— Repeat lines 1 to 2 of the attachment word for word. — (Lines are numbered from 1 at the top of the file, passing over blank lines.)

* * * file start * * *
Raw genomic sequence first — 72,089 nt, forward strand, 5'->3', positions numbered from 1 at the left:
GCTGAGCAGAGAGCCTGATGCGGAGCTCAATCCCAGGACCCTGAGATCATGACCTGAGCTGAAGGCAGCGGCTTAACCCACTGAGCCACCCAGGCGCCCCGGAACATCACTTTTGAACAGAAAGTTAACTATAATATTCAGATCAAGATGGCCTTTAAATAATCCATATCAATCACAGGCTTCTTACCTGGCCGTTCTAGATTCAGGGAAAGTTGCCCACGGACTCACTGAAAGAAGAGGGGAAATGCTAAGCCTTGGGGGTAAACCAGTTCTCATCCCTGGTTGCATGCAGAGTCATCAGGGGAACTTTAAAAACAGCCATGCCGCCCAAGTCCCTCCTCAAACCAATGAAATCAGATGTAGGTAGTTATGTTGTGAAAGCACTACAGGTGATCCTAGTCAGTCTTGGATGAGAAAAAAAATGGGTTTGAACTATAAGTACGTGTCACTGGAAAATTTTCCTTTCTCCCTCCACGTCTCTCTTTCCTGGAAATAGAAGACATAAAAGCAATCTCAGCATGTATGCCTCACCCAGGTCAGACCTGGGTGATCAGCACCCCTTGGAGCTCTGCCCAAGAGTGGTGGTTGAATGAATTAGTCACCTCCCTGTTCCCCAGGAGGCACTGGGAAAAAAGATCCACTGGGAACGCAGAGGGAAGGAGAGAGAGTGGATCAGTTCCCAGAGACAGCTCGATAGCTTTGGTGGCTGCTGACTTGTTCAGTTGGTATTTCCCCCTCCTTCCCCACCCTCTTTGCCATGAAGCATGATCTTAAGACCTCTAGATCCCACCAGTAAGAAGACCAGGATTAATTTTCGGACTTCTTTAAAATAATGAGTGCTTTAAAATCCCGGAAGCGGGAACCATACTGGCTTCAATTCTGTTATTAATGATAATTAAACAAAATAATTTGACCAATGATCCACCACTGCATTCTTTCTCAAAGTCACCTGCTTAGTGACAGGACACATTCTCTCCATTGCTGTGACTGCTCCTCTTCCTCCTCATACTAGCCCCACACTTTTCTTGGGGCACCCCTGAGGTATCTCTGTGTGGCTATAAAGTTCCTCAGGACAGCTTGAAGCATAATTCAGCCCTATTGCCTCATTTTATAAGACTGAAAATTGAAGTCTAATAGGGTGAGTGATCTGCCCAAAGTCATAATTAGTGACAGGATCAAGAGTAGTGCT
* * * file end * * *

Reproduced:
Raw genomic sequence first — 72,089 nt, forward strand, 5'->3', positions numbered from 1 at the left:
GCTGAGCAGAGAGCCTGATGCGGAGCTCAATCCCAGGACCCTGAGATCATGACCTGAGCTGAAGGCAGCGGCTTAACCCACTGAGCCACCCAGGCGCCCCGGAACATCACTTTTGAACAGAAAGTTAACTATAATATTCAGATCAAGATGGCCTTTAAATAATCCATATCAATCACAGGCTTCTTACCTGGCCGTTCTAGATTCAGGGAAAGTTGCCCACGGACTCACTGAAAGAAGAGGGGAAATGCTAAGCCTTGGGGGTAAACCAGTTCTCATCCCTGGTTGCATGCAGAGTCATCAGGGGAACTTTAAAAACAGCCATGCCGCCCAAGTCCCTCCTCAAACCAATGAAATCAGATGTAGGTAGTTATGTTGTGAAAGCACTACAGGTGATCCTAGTCAGTCTTGGATGAGAAAAAAAATGGGTTTGAACTATAAGTACGTGTCACTGGAAAATTTTCCTTTCTCCCTCCACGTCTCTCTTTCCTGGAAATAGAAGACATAAAAGCAATCTCAGCATGTATGCCTCACCCAGGTCAGACCTGGGTGATCAGCACCCCTTGGAGCTCTGCCCAAGAGTGGTGGTTGAATGAATTAGTCACCTCCCTGTTCCCCAGGAGGCACTGGGAAAAAAGATCCACTGGGAACGCAGAGGGAAGGAGAGAGAGTGGATCAGTTCCCAGAGACAGCTCGATAGCTTTGGTGGCTGCTGACTTGTTCAGTTGGTATTTCCCCCTCCTTCCCCACCCTCTTTGCCATGAAGCATGATCTTAAGACCTCTAGATCCCACCAGTAAGAAGACCAGGATTAATTTTCGGACTTCTTTAAAATAATGAGTGCTTTAAAATCCCGGAAGCGGGAACCATACTGGCTTCAATTCTGTTATTAATGATAATTAAACAAAATAATTTGACCAATGATCCACCACTGCATTCTTTCTCAAAGTCACCTGCTTAGTGACAGGACACATTCTCTCCATTGCTGTGACTGCTCCTCTTCCTCCTCATACTAGCCCCACACTTTTCTTGGGGCACCCCTGAGGTATCTCTGTGTGGCTATAAAGTTCCTCAGGACAGCTTGAAGCATAATTCAGCCCTATTGCCTCATTTTATAAGACTGAAAATTGAAGTCTAATAGGGTGAGTGATCTGCCCAAAGTCATAATTAGTGACAGGATCAAGAGTAGTGCT